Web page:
Broeders Craft Beer
Francisco and Marcelo Terren share their beer-brewing secrets
While Buenos Aires has a well-established reputation as a city of fine wines, the typical Argentinian lager will leave any beer lover disappointed. Few bars have beer on tap and while the ubiquitos litre bottles of the local lager Quilmes score points for being cheap and invariably served cold, they get few for taste.
But beer-guzzlers need not panic. The good news is high-quality artesanal beer can be found in Buenos Aires. Following a growing trend in microbreweries in the city led by the likes of Antares and Buller, Bröeders produces some of the best cerveza artesenal (craft beer) around. Being beer enthusiasts, the BuenosTours team jumped at the chance to join Francisco and Marcelo Terren of Bröeders one Tuesday evening to watch them in action and learn about the beer-making process.
Craft Beer in Buenos Aires: Starting out
For just over a year, brothers Francisco and Marcelo Terren have been brewing Bröeders at their home brewery at their mother’s Palermo home, when they were inspired to make their own beer after taking a beer-making course. While on holiday in New York, wine-loving Francisco hoped to bring back a beer-making kit he had read about as a birthday present for Marcelo, who had always been keener on beer. But when he was unable to find the kit, back in Buenos Aires the present became signing-up for a beer-making course instead.
Soon they were hooked on brewing. After starting out in the kitchen, brewing in a 20 liter pot on their mother’s hob, the brothers later converted the roof top shed into a compact micro-brewery, a well-organised space from which they currently produce 320 liters a month of various beers including Indian Pale Ale, Scottish Ale, Porter, Honey Beer and Barley Wine. All that was missing was the name. Marcelo and Francisco chose the name Bröeders before finding out that broeder means brother in dutch, which served to confirm their choice.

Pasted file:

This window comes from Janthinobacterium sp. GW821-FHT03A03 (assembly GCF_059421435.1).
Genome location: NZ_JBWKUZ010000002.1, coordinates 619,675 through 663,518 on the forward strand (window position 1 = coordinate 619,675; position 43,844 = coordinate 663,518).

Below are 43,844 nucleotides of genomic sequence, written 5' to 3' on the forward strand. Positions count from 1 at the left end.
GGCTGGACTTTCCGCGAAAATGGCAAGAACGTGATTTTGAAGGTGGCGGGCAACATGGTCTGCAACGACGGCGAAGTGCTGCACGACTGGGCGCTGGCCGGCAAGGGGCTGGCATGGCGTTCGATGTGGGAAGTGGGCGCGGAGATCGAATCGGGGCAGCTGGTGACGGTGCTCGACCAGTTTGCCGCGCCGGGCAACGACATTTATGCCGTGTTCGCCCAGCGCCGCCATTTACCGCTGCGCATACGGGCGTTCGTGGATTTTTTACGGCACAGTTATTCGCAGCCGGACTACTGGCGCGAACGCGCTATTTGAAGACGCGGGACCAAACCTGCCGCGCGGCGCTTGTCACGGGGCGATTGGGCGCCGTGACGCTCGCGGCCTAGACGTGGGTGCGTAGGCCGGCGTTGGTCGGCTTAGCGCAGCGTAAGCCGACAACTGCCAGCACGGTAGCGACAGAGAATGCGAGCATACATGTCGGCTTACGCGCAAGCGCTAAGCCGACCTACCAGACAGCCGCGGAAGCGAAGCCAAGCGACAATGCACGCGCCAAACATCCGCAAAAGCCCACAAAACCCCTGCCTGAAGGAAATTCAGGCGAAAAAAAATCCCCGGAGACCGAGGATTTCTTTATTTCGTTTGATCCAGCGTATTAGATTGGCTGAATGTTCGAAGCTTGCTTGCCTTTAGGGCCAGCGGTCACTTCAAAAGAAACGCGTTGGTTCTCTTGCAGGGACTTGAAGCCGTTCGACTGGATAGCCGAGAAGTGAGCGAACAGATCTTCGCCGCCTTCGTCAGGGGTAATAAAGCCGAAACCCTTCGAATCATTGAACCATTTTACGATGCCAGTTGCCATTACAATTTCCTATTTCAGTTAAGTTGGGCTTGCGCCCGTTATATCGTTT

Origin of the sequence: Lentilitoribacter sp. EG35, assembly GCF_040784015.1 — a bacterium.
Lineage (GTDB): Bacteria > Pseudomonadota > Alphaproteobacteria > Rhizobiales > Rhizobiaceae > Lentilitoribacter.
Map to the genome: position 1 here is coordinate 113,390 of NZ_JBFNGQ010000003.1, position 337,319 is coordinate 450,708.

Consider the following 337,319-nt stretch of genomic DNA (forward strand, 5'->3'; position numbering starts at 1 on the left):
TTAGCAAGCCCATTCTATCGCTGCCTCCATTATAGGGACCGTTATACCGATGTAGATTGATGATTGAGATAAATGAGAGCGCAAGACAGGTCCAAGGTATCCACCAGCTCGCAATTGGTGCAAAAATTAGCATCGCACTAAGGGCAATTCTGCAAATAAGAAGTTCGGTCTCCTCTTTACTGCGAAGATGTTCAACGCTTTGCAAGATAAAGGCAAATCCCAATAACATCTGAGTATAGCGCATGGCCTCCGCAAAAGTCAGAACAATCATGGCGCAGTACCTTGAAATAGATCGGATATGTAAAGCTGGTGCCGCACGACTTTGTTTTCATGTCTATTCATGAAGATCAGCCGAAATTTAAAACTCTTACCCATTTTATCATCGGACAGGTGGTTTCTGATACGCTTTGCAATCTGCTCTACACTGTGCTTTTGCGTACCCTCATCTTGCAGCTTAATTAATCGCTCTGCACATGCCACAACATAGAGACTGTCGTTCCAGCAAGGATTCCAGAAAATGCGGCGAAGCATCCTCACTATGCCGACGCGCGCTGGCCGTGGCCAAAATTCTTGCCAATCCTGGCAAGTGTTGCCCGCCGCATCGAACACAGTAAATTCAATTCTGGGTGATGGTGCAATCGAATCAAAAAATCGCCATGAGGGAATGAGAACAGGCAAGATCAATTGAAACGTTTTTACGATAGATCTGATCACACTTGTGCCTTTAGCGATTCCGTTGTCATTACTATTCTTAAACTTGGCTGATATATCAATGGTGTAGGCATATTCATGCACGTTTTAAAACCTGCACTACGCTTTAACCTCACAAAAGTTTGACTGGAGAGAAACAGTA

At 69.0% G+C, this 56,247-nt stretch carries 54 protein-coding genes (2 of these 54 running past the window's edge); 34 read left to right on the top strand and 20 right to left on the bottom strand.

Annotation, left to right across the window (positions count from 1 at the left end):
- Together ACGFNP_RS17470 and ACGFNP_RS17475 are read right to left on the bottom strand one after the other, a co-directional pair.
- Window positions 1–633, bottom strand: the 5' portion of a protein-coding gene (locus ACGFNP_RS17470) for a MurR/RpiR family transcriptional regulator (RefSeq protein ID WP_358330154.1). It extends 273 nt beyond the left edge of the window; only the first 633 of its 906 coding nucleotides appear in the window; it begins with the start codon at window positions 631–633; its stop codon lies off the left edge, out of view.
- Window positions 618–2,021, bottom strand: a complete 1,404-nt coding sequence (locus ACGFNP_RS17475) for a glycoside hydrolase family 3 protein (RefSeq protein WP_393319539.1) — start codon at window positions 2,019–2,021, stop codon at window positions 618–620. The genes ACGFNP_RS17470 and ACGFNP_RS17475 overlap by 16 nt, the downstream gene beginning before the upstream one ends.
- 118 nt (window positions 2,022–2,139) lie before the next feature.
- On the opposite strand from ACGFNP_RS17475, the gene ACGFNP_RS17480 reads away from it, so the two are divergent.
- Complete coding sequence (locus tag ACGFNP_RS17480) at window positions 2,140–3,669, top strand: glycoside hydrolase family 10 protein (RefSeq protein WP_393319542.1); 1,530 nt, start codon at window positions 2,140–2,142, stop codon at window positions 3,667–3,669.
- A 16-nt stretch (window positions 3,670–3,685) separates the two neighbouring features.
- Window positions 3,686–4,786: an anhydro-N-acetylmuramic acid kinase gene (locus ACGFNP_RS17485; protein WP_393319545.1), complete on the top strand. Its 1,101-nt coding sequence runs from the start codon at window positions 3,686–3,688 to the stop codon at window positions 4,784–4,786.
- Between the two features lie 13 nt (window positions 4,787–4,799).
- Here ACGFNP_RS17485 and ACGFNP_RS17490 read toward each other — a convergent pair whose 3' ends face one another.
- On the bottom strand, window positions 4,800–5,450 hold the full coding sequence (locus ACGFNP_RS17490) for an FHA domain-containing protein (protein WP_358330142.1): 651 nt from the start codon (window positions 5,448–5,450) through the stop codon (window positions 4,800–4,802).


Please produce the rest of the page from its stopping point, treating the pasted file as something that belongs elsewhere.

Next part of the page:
Marcelo put his background in graphic design into use in developing a logo and brand and the brothers started a weekly beer night with NOLAchef. Bröeders Beer Night is every Thursday night at the puertas cerradas (closed door) restaurant, where a selection of 4 different Bröeders beers is teamed with Cajun and Creole food.
Beer brewing process
Working from their expanding folder of beer recipes compiled by experimenting with classic recipes, tweaking and adapting them and taking tips from the network local brew-masters until they are happy with the taste, Marcelo and Francisco get together to ‘cook’ every Tuesday night. For a beer-lover, peeking inside their impeccably organized micro brewery is akin to Charlie’s first glimpse of the inner workings of Willy Wonka’s chocolate factory.
In front of me I saw shelves with labelled containers of various hops and malts, neatly stacked brown bottles of beer, barrels, kegs and a large gas burner with a 20 liter pot brewing. There was a tempting aroma that smelt like a sweet, malty porridge; we could hear the liquid bubbling and the hiss of the gas burner, and there was an intense heat emitted from the burner.